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These studies have looked at e-journals from the perspective of how they fit into the existing tenure and reward system for academics. This is an important, and often neglected, aspect of the way in which journal publication is embedded into the discipline of scholarship.
The work of Julene Butler has sought to address the related research questions of whether publication in electronic journals brings the expected rewards of research publication, and whether the electronic journal is a viable channel for formal scholarly communication. They are related because scholars will only publish electronically if they are rewarded in some way for doing so, and the viability of the channel is dependent on scholars choosing to publish.
Butler uses a sociology of science approach and operates from the assumption that
the reward processes which sociology has observed in traditional knowledge production processes must be operational in any new scholarly communication channel if that channel is to be adopted by members of the scholarly community [Butler, 1994, p. 59].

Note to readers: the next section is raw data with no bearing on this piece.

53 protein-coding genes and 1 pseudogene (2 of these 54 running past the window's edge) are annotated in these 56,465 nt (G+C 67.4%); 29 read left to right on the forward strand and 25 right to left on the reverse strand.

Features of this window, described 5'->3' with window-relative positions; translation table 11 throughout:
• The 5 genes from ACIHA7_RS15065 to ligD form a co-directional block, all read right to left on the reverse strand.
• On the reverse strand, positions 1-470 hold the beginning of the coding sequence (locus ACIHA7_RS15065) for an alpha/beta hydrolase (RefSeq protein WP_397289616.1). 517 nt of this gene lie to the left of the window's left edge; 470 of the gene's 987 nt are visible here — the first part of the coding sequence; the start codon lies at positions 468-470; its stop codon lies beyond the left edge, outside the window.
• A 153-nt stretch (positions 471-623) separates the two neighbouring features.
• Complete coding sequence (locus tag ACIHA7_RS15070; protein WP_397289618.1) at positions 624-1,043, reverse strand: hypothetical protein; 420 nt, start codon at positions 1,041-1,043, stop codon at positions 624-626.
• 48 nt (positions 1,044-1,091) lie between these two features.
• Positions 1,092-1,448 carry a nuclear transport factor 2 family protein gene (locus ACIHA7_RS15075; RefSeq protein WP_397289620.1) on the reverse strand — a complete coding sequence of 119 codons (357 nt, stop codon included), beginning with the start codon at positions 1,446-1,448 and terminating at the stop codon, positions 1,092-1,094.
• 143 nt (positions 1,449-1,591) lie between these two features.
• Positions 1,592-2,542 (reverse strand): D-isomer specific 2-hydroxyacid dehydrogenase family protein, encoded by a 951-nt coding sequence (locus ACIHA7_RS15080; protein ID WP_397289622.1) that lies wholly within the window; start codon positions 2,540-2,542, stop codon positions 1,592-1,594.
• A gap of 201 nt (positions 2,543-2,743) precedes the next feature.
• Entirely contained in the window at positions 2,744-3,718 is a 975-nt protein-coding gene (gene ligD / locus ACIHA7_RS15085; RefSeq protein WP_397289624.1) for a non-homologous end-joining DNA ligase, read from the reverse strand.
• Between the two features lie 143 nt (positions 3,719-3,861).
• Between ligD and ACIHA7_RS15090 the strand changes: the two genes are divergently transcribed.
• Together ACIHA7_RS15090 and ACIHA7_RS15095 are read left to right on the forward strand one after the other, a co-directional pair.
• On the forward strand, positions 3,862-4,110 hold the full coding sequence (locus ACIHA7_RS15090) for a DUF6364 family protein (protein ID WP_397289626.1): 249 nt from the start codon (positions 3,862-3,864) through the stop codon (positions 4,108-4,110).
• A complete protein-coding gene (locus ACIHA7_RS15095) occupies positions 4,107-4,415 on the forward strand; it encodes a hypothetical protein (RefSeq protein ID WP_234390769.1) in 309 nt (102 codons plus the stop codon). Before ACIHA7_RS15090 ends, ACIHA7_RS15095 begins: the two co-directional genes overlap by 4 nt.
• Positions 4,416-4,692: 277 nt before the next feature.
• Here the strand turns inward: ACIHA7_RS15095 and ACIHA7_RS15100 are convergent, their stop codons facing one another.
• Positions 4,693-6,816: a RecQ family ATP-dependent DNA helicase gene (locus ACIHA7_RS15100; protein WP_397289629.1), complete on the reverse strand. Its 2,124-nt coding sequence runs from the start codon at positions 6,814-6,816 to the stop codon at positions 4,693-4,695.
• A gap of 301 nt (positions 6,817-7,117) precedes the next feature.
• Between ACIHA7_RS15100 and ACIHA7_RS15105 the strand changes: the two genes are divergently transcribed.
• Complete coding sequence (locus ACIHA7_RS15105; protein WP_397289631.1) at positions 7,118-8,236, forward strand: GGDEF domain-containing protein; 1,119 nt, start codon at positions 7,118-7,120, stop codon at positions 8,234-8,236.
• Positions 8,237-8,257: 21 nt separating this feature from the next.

Butler's research has been reported in a number of different publications. [Butler, 1994] outlines her research methodology without presenting any specific results. [Butler, 1995b] and [Butler, 1995a] are (as indicated in the text of the latter) essentially identical and report the results of her survey distributed to 511 authors and members of editorial boards of ten e-journals in the science and social science disciplines. Seventy percent of the surveys were distributed electronically with the remaining 30 percent via surface mail. Her survey questions dealt with academic involvement and educational level of contributors, tenure status and academic rank, perceived benefits and disadvantages of electronic journals, feedback received and how electronic publication was perceived by their superiors.
A brief paper by Blaise Cronin and K. Overfeldt [Cronin and Overfelt, 1995] discusses a small survey of universities regarding their policies with respect to electronic publishing. Very little policy was supplied by these universities regarding refereed e-journals. A range of unsolicited comments indicated that there are inconsistencies in interpretation and practice, both within and across institutions.
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